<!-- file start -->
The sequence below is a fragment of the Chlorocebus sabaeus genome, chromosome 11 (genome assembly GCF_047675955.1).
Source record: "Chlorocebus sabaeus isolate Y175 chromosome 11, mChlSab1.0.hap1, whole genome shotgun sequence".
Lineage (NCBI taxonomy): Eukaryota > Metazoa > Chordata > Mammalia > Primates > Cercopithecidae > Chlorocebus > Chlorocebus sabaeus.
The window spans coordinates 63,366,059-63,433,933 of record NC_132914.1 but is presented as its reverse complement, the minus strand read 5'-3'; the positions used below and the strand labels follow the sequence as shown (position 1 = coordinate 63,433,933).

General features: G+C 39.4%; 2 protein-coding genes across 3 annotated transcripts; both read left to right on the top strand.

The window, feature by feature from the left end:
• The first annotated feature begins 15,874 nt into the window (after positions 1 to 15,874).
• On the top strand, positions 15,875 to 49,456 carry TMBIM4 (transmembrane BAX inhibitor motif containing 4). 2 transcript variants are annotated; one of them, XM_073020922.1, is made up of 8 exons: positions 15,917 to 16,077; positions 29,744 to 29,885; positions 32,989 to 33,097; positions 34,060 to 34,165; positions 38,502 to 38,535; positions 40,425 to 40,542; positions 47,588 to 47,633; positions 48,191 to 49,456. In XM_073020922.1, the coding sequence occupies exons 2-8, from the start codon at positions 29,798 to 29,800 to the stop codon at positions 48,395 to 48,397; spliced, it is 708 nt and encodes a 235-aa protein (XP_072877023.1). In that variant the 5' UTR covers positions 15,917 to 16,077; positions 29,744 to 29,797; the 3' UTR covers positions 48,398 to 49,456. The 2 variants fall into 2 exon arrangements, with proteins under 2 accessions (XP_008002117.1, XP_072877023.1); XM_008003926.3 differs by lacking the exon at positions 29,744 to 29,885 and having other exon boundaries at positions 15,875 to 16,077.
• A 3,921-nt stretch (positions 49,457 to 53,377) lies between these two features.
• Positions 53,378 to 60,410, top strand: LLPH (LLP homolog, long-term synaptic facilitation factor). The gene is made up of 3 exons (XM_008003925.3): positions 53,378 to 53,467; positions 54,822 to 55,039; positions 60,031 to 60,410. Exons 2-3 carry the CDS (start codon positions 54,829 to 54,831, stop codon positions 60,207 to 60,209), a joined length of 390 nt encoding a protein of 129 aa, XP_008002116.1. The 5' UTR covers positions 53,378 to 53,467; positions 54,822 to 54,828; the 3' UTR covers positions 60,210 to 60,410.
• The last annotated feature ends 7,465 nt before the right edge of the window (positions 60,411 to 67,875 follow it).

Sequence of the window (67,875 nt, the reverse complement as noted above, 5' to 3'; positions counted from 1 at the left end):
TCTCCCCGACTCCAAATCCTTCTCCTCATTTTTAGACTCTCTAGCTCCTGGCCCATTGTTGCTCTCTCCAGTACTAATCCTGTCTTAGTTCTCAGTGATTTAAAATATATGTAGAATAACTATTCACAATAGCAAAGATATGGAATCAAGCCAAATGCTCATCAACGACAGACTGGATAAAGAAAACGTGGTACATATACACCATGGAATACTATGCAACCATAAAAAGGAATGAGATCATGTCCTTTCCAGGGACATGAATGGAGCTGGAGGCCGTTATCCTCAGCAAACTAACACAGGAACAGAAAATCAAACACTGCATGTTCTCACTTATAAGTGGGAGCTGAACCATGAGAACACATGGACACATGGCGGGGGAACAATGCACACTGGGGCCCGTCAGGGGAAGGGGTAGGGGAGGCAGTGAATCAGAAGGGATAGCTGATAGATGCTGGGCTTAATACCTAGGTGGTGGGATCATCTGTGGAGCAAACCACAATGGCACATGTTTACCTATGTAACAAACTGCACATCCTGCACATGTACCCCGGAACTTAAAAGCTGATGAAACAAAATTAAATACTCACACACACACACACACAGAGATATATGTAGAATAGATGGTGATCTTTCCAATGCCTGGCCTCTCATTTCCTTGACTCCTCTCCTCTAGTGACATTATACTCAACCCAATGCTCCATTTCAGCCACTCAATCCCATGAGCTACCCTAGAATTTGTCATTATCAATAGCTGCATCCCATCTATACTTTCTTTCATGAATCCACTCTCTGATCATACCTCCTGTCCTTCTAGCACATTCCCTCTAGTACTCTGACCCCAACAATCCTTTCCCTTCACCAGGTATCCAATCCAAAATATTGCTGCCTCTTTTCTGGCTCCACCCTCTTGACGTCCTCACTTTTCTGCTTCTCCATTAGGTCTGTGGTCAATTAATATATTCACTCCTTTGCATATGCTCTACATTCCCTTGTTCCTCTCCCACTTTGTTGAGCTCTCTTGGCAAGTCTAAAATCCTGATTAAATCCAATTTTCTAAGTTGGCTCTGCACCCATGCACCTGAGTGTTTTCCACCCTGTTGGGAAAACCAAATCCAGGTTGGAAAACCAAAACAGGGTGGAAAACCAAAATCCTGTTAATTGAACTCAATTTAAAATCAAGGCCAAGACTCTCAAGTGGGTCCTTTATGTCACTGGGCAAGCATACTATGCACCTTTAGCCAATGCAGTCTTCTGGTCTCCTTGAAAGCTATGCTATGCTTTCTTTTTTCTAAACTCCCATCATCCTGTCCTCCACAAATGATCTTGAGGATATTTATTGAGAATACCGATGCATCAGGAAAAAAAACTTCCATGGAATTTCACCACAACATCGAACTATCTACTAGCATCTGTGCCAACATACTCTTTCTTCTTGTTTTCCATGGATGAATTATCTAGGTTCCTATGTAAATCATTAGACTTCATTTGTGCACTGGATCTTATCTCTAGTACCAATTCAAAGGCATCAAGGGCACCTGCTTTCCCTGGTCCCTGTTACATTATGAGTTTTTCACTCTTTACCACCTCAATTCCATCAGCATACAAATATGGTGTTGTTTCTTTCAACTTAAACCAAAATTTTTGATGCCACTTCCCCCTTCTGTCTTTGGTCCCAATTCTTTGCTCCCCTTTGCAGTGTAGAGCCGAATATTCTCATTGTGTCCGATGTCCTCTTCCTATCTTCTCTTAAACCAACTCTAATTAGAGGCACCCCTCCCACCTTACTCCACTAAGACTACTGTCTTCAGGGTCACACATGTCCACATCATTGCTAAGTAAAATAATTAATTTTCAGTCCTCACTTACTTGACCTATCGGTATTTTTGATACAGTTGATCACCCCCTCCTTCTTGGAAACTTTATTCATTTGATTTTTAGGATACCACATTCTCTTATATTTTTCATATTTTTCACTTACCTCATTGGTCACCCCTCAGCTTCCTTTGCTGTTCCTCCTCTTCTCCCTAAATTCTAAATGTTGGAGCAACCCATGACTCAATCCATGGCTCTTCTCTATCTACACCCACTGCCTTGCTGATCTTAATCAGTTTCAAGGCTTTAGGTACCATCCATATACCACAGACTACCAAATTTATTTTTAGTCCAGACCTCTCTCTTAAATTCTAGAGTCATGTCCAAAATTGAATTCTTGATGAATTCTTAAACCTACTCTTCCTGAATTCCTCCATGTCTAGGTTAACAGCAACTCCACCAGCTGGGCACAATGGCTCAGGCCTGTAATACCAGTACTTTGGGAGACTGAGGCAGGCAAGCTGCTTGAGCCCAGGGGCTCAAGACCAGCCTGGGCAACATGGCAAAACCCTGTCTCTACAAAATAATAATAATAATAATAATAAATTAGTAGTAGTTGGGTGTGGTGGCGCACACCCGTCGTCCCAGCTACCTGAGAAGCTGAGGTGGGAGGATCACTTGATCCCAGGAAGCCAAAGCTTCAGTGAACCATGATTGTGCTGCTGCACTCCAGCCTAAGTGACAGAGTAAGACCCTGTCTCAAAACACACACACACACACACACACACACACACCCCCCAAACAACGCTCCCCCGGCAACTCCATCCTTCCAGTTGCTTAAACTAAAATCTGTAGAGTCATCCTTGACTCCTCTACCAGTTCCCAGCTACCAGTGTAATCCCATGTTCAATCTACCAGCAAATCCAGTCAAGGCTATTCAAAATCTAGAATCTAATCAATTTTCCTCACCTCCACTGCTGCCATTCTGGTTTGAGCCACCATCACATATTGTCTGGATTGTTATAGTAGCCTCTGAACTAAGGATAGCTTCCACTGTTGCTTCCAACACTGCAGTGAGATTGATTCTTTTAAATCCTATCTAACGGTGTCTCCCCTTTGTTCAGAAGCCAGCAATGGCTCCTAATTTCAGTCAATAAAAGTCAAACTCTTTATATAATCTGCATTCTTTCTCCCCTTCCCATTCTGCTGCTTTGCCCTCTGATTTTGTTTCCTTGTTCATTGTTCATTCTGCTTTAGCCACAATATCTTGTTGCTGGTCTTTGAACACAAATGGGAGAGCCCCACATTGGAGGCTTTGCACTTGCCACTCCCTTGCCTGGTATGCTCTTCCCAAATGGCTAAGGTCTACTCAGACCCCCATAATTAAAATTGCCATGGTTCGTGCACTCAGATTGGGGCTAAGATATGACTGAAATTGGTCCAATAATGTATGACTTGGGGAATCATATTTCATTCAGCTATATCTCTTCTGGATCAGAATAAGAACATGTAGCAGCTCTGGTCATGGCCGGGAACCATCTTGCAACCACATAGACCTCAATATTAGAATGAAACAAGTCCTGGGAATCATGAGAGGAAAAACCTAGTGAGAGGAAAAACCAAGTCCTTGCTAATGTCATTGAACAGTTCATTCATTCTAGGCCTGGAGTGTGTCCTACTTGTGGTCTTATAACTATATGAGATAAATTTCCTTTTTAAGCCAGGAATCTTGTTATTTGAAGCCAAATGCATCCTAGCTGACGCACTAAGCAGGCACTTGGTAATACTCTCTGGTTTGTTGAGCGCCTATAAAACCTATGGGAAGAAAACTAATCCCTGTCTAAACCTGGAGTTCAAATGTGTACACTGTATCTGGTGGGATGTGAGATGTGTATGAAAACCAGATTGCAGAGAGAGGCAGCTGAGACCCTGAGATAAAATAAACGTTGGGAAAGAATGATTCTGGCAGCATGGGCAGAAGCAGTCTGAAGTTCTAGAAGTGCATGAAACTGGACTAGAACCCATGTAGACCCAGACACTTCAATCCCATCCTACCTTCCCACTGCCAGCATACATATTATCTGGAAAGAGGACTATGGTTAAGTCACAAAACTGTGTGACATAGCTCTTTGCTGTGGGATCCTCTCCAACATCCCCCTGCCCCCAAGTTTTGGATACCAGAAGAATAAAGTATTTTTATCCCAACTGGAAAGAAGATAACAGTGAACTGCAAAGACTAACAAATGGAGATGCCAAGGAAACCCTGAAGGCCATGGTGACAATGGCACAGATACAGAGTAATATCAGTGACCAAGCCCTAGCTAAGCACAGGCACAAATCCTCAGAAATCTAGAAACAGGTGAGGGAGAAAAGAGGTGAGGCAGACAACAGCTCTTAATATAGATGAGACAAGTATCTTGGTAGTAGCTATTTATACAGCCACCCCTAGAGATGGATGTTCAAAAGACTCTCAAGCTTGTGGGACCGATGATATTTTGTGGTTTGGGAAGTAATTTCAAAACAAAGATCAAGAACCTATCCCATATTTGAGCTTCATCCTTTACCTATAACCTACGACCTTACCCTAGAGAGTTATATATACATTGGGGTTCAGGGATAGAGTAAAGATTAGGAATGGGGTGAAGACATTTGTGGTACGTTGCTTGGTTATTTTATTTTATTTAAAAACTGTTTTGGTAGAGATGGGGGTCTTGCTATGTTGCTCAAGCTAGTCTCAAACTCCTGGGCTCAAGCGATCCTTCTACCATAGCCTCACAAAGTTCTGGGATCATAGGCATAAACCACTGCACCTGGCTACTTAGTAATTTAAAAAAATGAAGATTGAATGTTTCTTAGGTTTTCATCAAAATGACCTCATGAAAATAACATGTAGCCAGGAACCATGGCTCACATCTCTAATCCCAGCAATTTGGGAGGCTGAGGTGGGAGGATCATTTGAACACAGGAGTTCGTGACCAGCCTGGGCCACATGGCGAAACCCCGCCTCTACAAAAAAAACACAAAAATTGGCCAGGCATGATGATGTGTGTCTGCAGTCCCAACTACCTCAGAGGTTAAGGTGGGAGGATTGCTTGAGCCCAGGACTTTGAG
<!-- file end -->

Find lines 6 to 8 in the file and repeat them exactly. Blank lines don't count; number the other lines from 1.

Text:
The window, feature by feature from the left end:
• The first annotated feature begins 15,874 nt into the window (after positions 1 to 15,874).
• On the top strand, positions 15,875 to 49,456 carry TMBIM4 (transmembrane BAX inhibitor motif containing 4). 2 transcript variants are annotated; one of them, XM_073020922.1, is made up of 8 exons: positions 15,917 to 16,077; positions 29,744 to 29,885; positions 32,989 to 33,097; positions 34,060 to 34,165; positions 38,502 to 38,535; positions 40,425 to 40,542; positions 47,588 to 47,633; positions 48,191 to 49,456. In XM_073020922.1, the coding sequence occupies exons 2-8, from the start codon at positions 29,798 to 29,800 to the stop codon at positions 48,395 to 48,397; spliced, it is 708 nt and encodes a 235-aa protein (XP_072877023.1). In that variant the 5' UTR covers positions 15,917 to 16,077; positions 29,744 to 29,797; the 3' UTR covers positions 48,398 to 49,456. The 2 variants fall into 2 exon arrangements, with proteins under 2 accessions (XP_008002117.1, XP_072877023.1); XM_008003926.3 differs by lacking the exon at positions 29,744 to 29,885 and having other exon boundaries at positions 15,875 to 16,077.